Merge algorithms are a family of algorithms that run sequentially over multiple sorted lists, typically producing more sorted lists as output. This is wellsuited for machines with tape drives. Use has declined due to large random access memories, and many applications of merge algorithms have faster alternatives when a randomaccess memory is available.^{[citation needed]}
The general merge algorithm has a set of pointers p_{0..n} that point to positions in a set of lists L_{0..n}. Initially they point to the first item in each list. The algorithm is as follows:
While any of p_{0..n} still point to data inside of L_{0..n} instead of past the end:
Analysis
Merge algorithms generally run in time proportional to the sum of the lengths of the lists; merge algorithms that operate on large numbers of lists at once will multiply the sum of the lengths of the lists by the time to figure out which of the pointers points to the lowest item, which can be accomplished with a heapbased priority queue in O(log n) time, for O(m log n) time, where n is the number of lists being merged and m is the sum of the lengths of the lists. When merging two lists of length m, there is a lower bound of 2m − 1 comparisons required in the worst case.
The classic merge (the one used in merge sort) outputs the data item with the lowest key at each step; given some sorted lists, it produces a sorted list containing all the elements in any of the input lists, and it does so in time proportional to the sum of the lengths of the input lists.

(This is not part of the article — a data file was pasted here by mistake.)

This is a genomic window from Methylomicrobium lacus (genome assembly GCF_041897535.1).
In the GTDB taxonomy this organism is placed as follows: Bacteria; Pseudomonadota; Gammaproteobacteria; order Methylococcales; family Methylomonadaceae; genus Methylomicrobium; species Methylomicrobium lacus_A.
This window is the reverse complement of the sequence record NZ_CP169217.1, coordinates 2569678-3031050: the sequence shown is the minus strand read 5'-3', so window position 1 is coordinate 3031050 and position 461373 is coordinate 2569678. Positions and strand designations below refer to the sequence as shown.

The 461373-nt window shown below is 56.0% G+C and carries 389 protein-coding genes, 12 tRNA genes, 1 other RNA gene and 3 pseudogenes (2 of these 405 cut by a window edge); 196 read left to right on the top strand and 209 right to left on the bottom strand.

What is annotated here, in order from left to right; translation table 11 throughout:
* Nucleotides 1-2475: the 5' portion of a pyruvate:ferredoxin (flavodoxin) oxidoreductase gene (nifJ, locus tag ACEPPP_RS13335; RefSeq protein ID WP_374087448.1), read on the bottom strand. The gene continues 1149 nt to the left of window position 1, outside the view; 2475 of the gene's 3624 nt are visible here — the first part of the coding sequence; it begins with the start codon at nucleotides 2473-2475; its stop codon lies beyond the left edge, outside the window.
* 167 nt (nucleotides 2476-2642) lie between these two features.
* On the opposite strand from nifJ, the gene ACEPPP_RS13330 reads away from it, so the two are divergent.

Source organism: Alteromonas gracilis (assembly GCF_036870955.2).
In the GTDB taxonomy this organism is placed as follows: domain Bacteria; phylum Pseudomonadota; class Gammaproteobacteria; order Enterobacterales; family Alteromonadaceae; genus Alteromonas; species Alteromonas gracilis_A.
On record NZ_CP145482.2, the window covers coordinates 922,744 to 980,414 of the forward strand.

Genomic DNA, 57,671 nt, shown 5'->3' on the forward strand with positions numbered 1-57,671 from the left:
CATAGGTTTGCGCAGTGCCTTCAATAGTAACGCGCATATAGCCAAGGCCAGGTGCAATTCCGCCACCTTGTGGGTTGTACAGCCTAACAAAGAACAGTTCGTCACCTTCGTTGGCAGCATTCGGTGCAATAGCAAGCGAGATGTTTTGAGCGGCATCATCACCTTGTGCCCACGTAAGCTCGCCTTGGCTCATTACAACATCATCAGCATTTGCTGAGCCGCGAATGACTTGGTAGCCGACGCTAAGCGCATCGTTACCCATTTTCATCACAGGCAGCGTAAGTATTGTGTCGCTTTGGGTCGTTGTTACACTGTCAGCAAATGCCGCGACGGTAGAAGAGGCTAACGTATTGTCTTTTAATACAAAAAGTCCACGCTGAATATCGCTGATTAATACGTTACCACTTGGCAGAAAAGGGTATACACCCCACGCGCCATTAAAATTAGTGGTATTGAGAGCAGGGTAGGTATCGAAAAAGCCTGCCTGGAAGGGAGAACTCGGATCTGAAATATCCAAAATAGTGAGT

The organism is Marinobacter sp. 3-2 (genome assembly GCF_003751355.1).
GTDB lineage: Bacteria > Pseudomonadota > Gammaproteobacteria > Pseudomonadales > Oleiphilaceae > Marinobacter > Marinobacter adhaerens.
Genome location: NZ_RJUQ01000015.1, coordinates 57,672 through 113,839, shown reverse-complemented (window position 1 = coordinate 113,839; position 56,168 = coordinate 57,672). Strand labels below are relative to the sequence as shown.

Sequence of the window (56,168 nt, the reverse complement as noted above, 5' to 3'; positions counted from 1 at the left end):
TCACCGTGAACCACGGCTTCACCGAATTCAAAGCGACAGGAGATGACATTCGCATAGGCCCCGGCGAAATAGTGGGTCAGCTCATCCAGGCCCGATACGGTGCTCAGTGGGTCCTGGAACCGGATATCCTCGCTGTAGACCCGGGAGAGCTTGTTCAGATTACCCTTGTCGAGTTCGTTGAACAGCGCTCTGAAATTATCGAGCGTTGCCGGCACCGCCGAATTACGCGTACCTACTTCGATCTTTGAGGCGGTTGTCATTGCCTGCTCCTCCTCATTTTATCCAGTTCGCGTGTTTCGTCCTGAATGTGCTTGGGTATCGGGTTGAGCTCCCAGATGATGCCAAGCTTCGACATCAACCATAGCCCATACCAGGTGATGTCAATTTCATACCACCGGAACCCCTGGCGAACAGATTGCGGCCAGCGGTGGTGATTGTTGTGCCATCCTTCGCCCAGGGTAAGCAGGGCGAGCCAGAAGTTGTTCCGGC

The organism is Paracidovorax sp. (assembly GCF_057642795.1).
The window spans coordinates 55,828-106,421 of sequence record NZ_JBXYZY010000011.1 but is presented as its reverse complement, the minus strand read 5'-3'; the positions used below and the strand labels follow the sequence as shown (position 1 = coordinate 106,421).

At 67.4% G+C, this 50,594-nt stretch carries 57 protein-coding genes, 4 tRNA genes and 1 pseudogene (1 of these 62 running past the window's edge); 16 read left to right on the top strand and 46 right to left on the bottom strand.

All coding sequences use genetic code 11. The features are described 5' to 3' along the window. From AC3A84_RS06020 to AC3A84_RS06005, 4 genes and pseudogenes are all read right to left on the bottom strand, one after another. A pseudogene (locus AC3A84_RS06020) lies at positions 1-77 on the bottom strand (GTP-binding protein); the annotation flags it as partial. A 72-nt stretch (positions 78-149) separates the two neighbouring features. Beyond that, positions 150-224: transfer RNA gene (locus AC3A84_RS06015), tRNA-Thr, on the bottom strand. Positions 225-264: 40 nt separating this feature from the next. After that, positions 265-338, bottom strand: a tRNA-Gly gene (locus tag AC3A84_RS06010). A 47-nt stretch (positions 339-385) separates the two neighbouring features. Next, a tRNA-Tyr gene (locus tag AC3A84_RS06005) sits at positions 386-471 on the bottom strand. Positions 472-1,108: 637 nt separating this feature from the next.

In parallel computing, arrays of sorted values may be merged efficiently using an all nearest smaller values computation.^{[1]}
Language support
The C++'s Standard Template Library has the function std::merge , which merges two sorted ranges of iterators, and std::inplace_merge , which merges two consecutive sorted ranges inplace. In addition, the std::list (linked list) class has its own merge method which merges another list into itself. The type of the elements merged must support the lessthan (<) operator, or it must be provided with a custom comparator.
Python (programming language)'s standard library (since 2.6) also has a merge() function in the heapq module, that takes multiple sorted iterables, and merges them into a single iterator.[1]
References
 Donald Knuth. The Art of Computer Programming, Volume 3: Sorting and Searching, Third Edition. AddisonWesley, 1997. ISBN 0201896850. Pages 158–160 of section 5.2.4: Sorting by Merging. Section 5.3.2: MinimumComparison Merging, pp.197–207.
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